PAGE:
The months and weeks leading up to the Nov. 6 elections have embroiled us — individually and collectively as a nation — in heated, often life-draining debates. And while the election is over, the discord will surely ensue: Congress remains divided with Republicans maintaining a majority in the Senate and Democrats taking the House.
Across the country, stress levels as a result of politics are at an all time high. A majority of Americans (59 percent, age 18 and older) blame the state of American politics as the source of their stress, according to a survey published by the American Psychiatric Association (APA). And 55 percent of Generation Z attribute their increased levels of stress to the same culprit, a newly released report from the APA found.
While the elections may have left you feeling tired, angry, or even numb, we must press on and fight for the change we want to see. But first, we must reflect and recharge. Thrive Global checked in with Keith J. Bybee, Ph.D., a professor of law and political science at Syracuse University and the author of How Civility Works, to gather some tips on how we can hit refresh on our lives after a tumultuous and tense year.
Protect yourself from political meanness
Political discourse steeped in racism, xenophobia, sexism and homophobia has been impossible to escape — and consistently being exposed to messages of hate can be painful and damaging. But, Bybee urges us to remind ourselves that this ugly rhetoric is a strategy to rile and rally people against one another for political gain. Keeping that in mind, he says, may take away a bit of the sting.
Look for the positive takeaways
History bears out that change will eventually come — however slowly and grudgingly. Bybee points out that last night’s series of political firsts is the enduring fruit of social movements that began as far back as the 19th century with the suffragists and abolitionists. It’s worth savoring the evening’s successes: Women spearheaded the charge to flip the House with two Muslim winners (Democrats Ilhan Omar of Minnesota and Rashida Tlaib of Michigan), a lesbian Native American (Democrat Sharice Davids of Kansas), and the youngest woman ever to be elected to Congress (29-year-old Alexandria Ocasio-Cortez of New York’s 14th district). Since we all benefit from the improved status of our most marginalized and vulnerable, their successes are everyone’s successes.
Don’t avoid all conflict
While many of us will need a break from political debates — and should take the time we need to regroup and rejuvenate — Bybee encourages us to keep the discussion going with people whose views differ from our own. Studies show that we tend to steer clear of political discussions when confronted with people whose views depart from ours, but Bybee suggests we do the opposite. He cites the most sacred document in our country, the U.S. Constitution, as a exemplary example of greatness born of contentious debate. “Conflict in community is the gas in the tank that makes the deliberative process go,” he said in a past interview with Thrive Global. “It’s through conflict that we arrive at a shared understanding of what the public interest is. It shouldn’t be avoided, it should be embraced and relied upon.” A 2015 study published in Science, in fact, suggests that by entering a discourse with someone who’s ideologically opposed to your beliefs can potentially change their mind, so keep having those heated discussions, but do so with respect.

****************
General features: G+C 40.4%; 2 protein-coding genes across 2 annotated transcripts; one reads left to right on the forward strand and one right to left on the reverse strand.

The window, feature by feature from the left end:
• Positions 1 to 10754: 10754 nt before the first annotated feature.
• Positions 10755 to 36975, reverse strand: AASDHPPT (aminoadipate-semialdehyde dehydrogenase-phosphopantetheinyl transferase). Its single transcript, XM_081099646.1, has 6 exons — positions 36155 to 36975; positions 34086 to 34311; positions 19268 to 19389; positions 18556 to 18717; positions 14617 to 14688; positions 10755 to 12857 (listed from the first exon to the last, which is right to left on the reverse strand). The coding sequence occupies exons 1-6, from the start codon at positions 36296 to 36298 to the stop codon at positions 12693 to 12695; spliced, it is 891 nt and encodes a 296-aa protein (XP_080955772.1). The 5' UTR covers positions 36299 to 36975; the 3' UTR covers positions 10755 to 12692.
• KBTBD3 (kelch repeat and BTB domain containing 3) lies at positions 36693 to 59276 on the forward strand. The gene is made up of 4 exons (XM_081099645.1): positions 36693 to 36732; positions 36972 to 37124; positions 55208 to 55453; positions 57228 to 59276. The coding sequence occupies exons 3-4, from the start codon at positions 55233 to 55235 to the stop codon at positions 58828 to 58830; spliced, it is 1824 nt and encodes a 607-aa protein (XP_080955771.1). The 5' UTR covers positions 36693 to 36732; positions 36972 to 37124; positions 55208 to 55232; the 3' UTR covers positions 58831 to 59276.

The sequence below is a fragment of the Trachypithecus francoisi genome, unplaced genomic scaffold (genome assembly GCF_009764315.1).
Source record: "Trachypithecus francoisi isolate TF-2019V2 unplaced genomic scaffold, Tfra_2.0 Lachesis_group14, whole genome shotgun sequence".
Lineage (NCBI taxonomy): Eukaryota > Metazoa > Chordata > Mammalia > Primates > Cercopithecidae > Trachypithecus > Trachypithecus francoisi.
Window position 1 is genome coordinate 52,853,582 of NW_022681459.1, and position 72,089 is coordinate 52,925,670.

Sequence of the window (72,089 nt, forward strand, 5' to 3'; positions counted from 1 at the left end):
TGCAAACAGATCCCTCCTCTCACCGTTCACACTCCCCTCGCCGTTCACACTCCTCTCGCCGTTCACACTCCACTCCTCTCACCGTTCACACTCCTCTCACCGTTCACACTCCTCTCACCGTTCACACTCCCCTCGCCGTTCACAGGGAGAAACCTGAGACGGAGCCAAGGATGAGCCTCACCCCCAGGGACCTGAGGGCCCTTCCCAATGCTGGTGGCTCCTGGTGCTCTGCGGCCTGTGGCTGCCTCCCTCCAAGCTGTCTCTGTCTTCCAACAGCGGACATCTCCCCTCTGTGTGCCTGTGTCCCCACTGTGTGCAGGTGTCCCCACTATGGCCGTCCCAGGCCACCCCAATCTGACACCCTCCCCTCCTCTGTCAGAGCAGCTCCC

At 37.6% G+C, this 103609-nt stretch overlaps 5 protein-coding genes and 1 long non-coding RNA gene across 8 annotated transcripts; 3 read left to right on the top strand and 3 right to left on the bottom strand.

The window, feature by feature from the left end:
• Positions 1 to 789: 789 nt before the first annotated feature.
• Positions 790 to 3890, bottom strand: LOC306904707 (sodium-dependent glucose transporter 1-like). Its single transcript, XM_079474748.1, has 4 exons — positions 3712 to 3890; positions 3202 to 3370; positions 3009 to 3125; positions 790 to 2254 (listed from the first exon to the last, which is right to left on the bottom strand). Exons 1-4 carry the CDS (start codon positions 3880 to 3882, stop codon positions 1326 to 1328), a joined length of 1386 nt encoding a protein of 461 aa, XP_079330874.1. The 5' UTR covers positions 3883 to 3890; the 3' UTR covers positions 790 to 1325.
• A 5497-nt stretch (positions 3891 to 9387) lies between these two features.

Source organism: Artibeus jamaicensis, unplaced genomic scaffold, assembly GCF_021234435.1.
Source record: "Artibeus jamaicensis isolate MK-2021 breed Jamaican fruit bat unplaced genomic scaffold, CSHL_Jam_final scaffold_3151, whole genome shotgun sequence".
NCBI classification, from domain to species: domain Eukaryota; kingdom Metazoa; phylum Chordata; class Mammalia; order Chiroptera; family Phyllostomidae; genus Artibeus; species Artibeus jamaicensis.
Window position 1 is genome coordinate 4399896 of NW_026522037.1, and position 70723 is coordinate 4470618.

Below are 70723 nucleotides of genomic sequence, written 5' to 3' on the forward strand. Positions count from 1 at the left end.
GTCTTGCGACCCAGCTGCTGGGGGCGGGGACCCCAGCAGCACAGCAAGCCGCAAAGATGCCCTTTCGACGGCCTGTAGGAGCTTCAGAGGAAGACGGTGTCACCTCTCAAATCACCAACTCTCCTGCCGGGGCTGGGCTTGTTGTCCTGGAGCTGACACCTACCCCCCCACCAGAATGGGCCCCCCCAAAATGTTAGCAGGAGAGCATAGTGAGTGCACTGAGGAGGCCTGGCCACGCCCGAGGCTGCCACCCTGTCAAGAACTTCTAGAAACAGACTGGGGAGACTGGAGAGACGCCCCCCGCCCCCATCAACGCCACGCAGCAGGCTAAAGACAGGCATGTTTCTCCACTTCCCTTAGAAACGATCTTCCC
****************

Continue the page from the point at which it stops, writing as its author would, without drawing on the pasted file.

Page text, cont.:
Proceed with dignity
A common cultural misperception is that we have to like each other in order to be civil with one another, says Bybee. It’s tricky, but even when we dislike an adversary — and/or the beliefs they espouse — we should always model respect. Michelle Obama captured this point well when she memorably said at a speech in July 2016: “When they go low, we go high.” On Nov. 5, the former first lady powerfully expanded on her point in an interview with Blavity, a website focused on Black Millennials, telling readers: “I absolutely still believe that we’ve got to go high ― always and without exception. It’s the only way we can keep our dignity. Because if we lose our dignity, what do we have left?”
Cranking up your civility has proven benefits too: A study of civility in the workplace showed that those who were perceived as civil earned higher regard from colleagues and performed better at work. Courtesy goes a long way.
The United States holds more elections than any other country on Earth, Bybee says, so no matter where you fall on the political spectrum, accept your temporary defeats and get involved in local or national affairs. Studies indicate that volunteering — participating in a cause greater than yourself — is a surefire way to boost your well-being.
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